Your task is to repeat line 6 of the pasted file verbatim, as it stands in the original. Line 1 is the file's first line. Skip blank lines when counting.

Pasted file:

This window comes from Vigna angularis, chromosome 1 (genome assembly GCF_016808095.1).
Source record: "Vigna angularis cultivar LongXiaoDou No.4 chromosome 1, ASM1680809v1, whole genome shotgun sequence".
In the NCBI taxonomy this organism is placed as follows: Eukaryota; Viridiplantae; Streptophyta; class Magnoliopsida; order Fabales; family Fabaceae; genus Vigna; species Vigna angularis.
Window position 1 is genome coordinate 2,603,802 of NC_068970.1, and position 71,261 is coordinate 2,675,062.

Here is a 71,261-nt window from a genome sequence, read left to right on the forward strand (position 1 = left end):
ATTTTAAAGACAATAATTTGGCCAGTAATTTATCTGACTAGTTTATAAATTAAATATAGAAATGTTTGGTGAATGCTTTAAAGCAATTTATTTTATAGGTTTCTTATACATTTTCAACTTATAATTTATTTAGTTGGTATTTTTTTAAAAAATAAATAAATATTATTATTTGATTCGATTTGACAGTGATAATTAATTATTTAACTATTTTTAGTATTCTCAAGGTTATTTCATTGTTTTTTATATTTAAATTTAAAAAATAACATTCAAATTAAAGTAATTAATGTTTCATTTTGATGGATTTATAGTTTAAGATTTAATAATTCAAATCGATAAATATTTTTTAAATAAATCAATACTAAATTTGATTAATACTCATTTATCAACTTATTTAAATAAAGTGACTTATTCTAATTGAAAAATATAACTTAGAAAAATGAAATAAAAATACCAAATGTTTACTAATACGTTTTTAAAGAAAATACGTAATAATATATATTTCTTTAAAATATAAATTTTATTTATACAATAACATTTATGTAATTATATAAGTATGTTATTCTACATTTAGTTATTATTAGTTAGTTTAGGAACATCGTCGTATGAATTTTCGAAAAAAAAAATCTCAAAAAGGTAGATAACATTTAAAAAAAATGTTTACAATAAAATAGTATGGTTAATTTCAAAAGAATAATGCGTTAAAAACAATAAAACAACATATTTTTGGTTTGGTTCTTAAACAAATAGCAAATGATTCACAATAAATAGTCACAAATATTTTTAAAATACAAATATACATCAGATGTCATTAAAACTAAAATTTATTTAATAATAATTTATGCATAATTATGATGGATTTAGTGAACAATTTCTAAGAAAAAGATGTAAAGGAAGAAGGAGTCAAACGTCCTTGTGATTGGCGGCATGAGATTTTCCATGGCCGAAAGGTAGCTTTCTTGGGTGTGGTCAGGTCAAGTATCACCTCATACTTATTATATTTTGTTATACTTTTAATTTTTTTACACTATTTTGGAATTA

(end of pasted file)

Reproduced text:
ATTTTAAAGACAATAATTTGGCCAGTAATTTATCTGACTAGTTTATAAATTAAATATAGAAATGTTTGGTGAATGCTTTAAAGCAATTTATTTTATAGGTTTCTTATACATTTTCAACTTATAATTTATTTAGTTGGTATTTTTTTAAAAAATAAATAAATATTATTATTTGATTCGATTTGACAGTGATAATTAATTATTTAACTATTTTTAGTATTCTCAAGGTTATTTCATTGTTTTTTATATTTAAATTTAAAAAATAACATTCAAATTAAAGTAATTAATGTTTCATTTTGATGGATTTATAGTTTAAGATTTAATAATTCAAATCGATAAATATTTTTTAAATAAATCAATACTAAATTTGATTAATACTCATTTATCAACTTATTTAAATAAAGTGACTTATTCTAATTGAAAAATATAACTTAGAAAAATGAAATAAAAATACCAAATGTTTACTAATACGTTTTTAAAGAAAATACGTAATAATATATATTTCTTTAAAATATAAATTTTATTTATACAATAACATTTATGTAATTATATAAGTATGTTATTCTACATTTAGTTATTATTAGTTAGTTTAGGAACATCGTCGTATGAATTTTCGAAAAAAAAAATCTCAAAAAGGTAGATAACATTTAAAAAAAATGTTTACAATAAAATAGTATGGTTAATTTCAAAAGAATAATGCGTTAAAAACAATAAAACAACATATTTTTGGTTTGGTTCTTAAACAAATAGCAAATGATTCACAATAAATAGTCACAAATATTTTTAAAATACAAATATACATCAGATGTCATTAAAACTAAAATTTATTTAATAATAATTTATGCATAATTATGATGGATTTAGTGAACAATTTCTAAGAAAAAGATGTAAAGGAAGAAGGAGTCAAACGTCCTTGTGATTGGCGGCATGAGATTTTCCATGGCCGAAAGGTAGCTTTCTTGGGTGTGGTCAGGTCAAGTATCACCTCATACTTATTATATTTTGTTATACTTTTAATTTTTTTACACTATTTTGGAATTA